What Is The Preload Scanner And How Does It Help With Page Speeds

If you have been running Lighthouse reports on your website, you may have noticed this audit report related to preloading. 

Preload key requests – So what does this mean?

In this article, I will explain all about preloading, and how using this simple rel parameter in your script can make a world of difference to your website’s loading speed.

But before we get there, I want to take a minute to explain how browsers typically load your page. 

This is what a regular HTML page looks like

Source: Programiz

Notice the line numbers on the left? This is the exact order in which your browser goes about parsing the code – one line after the other. 

This is mostly fine, except when the browser reaches line 10

<link rel="stylesheet" href="style.css" />

This line tells the browser that there is a stylesheet that is necessary for the page to render correctly and that it is located on a different file named ‘style.css’. 

So, the browser does as it is told – it skips parsing the rest of the HTML file and instead goes to style.css to parse that one instead. Once the complete file has been parsed, it will return to the HTML document to parse the rest of it.

Do you see a problem here?

Let’s say that your stylesheet is large. Like really large. What happens then is that your page will stop loading until this entire stylesheet has been parsed. 

[PS: One way to avoid this is by code-splitting. We will talk about this in a future article. Also, if your stylesheet is on a different domain, then it is important that you preconnect to this network first in order to optimize for network connection delays]

This is called ‘Render Blocking’. So, God forbid, if your page takes 5 seconds to load this stylesheet completely, then that’s five seconds of waiting time for your visitor to see the first piece of content appear on your page.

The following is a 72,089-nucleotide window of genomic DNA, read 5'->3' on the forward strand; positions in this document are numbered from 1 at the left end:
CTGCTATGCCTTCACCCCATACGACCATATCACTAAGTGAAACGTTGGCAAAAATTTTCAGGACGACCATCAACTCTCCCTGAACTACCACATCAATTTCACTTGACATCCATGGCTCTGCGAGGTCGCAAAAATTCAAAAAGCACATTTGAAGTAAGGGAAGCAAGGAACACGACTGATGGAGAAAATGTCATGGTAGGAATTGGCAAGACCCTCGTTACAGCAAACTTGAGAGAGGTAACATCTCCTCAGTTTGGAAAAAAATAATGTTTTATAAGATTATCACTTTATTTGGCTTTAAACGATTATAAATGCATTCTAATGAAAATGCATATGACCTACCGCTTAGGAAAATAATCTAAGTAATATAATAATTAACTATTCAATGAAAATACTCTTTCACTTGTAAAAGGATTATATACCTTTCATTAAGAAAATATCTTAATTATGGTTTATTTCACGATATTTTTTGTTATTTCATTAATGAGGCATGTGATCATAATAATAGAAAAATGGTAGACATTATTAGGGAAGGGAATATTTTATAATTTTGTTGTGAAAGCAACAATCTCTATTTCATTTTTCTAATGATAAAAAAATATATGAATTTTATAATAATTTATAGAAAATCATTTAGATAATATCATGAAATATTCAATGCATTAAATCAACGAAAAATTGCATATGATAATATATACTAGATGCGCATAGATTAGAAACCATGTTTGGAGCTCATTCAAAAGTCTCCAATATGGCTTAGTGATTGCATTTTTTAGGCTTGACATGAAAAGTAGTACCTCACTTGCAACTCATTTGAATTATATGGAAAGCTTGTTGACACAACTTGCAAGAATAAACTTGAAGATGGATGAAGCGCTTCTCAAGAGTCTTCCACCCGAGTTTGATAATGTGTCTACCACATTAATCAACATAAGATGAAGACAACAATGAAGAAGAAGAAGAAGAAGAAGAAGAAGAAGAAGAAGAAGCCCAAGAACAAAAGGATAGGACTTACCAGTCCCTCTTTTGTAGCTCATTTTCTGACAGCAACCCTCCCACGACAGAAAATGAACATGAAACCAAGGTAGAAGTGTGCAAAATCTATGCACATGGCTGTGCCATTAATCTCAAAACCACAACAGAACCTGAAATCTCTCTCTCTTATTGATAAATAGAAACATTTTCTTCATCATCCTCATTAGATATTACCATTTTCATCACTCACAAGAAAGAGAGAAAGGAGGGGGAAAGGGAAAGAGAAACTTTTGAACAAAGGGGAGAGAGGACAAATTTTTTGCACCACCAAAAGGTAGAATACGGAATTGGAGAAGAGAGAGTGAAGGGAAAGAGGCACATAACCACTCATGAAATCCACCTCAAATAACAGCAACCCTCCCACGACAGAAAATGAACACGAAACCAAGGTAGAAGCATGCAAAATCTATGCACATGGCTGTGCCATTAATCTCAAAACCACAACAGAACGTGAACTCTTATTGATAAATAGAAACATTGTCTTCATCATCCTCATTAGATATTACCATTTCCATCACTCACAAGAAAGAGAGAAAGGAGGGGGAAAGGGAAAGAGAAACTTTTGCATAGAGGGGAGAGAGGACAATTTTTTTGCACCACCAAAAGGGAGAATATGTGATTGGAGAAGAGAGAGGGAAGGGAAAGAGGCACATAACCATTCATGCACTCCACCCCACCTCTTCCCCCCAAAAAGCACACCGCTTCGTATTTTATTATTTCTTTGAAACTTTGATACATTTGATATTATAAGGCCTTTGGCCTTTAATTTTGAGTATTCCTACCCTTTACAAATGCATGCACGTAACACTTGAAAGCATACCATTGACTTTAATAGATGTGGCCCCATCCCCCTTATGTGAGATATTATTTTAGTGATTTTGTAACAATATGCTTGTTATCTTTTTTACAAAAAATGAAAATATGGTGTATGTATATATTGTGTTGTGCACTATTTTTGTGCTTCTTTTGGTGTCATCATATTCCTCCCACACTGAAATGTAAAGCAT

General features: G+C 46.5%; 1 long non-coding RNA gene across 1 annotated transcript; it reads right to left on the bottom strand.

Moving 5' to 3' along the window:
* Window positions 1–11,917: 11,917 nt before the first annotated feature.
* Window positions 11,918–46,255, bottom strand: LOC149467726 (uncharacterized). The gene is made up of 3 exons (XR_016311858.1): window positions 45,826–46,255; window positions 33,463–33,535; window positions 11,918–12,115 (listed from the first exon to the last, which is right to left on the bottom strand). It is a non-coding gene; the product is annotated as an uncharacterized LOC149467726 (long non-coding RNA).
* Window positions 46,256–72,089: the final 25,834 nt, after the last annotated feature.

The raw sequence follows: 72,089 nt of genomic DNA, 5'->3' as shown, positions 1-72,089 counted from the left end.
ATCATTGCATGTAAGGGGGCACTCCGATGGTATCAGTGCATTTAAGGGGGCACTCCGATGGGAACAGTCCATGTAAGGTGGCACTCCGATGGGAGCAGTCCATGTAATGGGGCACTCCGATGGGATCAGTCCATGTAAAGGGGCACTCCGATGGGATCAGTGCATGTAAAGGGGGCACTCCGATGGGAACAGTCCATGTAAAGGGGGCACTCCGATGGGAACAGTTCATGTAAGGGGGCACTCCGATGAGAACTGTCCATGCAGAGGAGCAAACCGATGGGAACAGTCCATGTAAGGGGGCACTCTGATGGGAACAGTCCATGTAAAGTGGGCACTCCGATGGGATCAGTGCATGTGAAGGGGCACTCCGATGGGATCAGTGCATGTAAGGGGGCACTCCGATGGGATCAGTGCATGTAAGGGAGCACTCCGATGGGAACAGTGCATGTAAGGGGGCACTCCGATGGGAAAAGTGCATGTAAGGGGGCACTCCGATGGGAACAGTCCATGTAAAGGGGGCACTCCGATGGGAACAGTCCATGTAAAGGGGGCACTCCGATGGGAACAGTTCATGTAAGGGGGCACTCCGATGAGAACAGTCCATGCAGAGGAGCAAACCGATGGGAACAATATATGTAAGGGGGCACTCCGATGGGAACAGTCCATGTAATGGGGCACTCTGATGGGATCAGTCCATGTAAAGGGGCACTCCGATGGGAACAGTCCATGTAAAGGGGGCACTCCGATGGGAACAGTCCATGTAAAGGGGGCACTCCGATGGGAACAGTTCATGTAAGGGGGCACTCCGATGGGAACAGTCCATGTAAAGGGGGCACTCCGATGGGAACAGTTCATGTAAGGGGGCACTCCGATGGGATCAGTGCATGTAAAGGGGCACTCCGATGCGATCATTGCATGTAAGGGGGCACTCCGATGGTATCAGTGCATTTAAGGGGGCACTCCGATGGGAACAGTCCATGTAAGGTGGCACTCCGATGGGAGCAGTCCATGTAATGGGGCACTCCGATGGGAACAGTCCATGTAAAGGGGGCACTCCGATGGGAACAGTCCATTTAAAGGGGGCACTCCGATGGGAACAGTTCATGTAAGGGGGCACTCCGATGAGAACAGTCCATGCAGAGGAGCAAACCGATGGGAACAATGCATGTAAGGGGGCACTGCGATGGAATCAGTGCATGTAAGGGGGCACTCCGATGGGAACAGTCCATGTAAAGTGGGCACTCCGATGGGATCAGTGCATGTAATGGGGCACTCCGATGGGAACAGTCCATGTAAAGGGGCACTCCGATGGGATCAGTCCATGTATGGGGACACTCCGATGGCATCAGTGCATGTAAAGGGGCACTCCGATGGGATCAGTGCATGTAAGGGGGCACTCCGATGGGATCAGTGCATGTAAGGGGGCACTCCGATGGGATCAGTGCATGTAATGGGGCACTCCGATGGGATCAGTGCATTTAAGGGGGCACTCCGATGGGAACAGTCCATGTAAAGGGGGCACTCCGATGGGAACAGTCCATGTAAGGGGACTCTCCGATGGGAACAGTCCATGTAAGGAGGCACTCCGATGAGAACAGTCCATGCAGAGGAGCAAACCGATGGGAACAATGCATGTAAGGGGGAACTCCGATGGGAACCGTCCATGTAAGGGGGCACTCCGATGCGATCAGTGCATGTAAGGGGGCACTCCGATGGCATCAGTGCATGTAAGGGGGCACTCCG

How do you avoid this? Using preload scanners, of course!

A preload scanner is a way for your page to tell the browser that there are important elements that need to be loaded on priority. This way, the browser can load these elements first before embarking on its long parsing journey.

You can set the stylesheet to preload. This way, the file starts loading right upon loading, and not after the browser parses the first 10 lines. This saves crucial nanoseconds depending on the size of the file. 

If you have a featured image in the top fold of your article, you can set this to preload as well. Again, this loads right when you load the page, and thus takes a much shorter time to render.

Can you also preload the top fold of the content?

Well, technically you can. However, you should know this. When you load the text before loading the stylesheet, what happens is that the text gets loaded on your screen, and the style gets applied later. 

This can cause your page to bounce around (called “Cumulative Layout Shift”) and can impact your webpage’s Core Web Vitals. 

As a best practice, make it a point to preload the heavier elements first before loading the lighter elements.

Setting Up Preload Scanner

Setting up a preload scanner on your webpage is quite simple and straightforward. You can do this by including the parameter rel=”preload” within the <link> element that references your stylesheet. 

  onload="this.rel = 'stylesheet'"

This way, the stylesheet starts loading right when you load the page and is not in order.

Optimizing Page Load Further With Prefetching

Want to optimize page loading further? You must make use of what is called ‘prefetching’. 

Prefetching is a command to ask the browser to load the specific elements at any point its resources are not being used for anything else.

So, let’s say we are loading an HTML page. 

This file is similar to the one I used last time. Except, there is a preload element on line 11, and a prefetch element on line 19. 

When you load this page, the browser first looks for the preload elements (the stylesheet in this case) and starts loading this first. Once this is done, it starts loading the rest of the HTML page. 

But loading these elements does not really consume a lot of resources. So, what the browser does is utilize the free resources to preload the ‘largefile.jpg’ image.

Using prefetch in conjunction with preload helps maximize server utilization and renders your page fast. 

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